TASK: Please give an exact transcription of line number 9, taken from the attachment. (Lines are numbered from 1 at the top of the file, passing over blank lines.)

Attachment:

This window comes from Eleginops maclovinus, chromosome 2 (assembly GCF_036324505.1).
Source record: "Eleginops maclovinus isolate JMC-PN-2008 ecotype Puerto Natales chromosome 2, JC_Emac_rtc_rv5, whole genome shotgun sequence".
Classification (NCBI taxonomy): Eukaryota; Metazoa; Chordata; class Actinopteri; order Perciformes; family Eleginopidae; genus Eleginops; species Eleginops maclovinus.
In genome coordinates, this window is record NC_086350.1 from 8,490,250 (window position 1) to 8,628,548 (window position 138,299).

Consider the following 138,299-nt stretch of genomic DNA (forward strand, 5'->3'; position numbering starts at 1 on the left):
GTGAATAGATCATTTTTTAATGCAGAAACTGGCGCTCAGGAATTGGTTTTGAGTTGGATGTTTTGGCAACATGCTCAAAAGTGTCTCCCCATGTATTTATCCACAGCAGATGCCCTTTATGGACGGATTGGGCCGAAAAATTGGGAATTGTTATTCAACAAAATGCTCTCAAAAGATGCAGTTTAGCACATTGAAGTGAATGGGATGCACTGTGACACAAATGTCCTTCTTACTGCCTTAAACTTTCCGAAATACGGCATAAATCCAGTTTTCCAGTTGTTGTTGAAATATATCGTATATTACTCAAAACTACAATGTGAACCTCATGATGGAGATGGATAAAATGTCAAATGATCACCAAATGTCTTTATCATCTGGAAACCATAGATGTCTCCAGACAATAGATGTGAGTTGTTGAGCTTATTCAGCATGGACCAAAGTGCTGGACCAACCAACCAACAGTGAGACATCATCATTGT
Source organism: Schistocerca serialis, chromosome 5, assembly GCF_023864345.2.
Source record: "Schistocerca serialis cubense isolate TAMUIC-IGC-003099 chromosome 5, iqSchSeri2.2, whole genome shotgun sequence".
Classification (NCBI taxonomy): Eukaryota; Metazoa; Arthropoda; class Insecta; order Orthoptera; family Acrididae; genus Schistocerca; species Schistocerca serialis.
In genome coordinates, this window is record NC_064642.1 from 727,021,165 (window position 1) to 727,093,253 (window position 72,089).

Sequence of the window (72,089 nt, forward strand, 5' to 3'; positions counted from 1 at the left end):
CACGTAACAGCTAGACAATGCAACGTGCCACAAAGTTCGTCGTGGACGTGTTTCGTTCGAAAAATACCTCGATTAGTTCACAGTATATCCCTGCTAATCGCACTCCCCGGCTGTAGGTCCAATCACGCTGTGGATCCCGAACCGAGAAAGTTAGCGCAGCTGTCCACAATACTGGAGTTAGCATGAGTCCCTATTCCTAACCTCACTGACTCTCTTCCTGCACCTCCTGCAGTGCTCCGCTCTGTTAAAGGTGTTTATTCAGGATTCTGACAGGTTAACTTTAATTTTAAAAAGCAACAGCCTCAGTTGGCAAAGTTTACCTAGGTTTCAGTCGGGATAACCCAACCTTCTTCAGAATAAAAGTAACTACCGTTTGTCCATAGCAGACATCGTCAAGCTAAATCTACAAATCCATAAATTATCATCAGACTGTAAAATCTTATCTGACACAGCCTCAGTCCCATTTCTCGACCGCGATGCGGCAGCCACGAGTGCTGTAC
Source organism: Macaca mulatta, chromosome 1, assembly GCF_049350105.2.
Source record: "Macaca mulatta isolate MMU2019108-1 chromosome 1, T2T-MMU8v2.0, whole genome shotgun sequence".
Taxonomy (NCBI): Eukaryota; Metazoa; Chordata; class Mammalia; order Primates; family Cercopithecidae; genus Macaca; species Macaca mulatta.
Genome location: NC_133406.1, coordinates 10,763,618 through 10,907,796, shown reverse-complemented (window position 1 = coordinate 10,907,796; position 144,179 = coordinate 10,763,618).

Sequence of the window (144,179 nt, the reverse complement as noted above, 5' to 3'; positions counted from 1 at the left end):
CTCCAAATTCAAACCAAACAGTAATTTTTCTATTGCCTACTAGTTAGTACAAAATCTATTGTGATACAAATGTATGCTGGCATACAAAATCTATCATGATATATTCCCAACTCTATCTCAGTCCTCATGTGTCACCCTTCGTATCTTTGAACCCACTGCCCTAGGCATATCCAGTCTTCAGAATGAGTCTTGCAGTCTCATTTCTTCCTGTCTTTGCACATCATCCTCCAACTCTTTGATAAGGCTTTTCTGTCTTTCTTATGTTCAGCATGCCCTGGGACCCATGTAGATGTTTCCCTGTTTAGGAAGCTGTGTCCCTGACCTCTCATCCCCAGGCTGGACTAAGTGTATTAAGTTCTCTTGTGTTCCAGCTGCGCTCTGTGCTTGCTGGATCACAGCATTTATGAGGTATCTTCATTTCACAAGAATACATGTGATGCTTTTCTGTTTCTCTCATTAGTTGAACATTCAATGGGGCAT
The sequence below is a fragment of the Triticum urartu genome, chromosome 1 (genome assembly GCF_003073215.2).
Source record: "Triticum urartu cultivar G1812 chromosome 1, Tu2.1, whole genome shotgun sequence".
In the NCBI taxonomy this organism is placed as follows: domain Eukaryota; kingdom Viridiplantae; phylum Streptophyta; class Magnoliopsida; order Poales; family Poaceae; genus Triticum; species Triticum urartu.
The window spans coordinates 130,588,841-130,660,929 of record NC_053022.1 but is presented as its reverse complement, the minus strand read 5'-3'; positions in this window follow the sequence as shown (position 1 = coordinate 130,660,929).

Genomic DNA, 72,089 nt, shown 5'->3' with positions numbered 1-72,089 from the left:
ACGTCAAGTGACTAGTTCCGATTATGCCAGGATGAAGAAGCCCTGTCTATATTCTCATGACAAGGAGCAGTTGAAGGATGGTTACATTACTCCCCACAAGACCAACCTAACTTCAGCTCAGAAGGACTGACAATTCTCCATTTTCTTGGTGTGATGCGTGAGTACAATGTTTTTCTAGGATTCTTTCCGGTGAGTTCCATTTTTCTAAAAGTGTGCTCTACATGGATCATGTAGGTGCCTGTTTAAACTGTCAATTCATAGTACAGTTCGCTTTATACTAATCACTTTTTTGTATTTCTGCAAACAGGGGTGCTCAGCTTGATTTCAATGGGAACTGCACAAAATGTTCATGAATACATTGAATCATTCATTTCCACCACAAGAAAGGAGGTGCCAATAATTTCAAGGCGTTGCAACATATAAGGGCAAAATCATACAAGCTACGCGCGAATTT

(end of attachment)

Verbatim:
Classification (NCBI taxonomy): Eukaryota; Metazoa; Arthropoda; class Insecta; order Orthoptera; family Acrididae; genus Schistocerca; species Schistocerca serialis.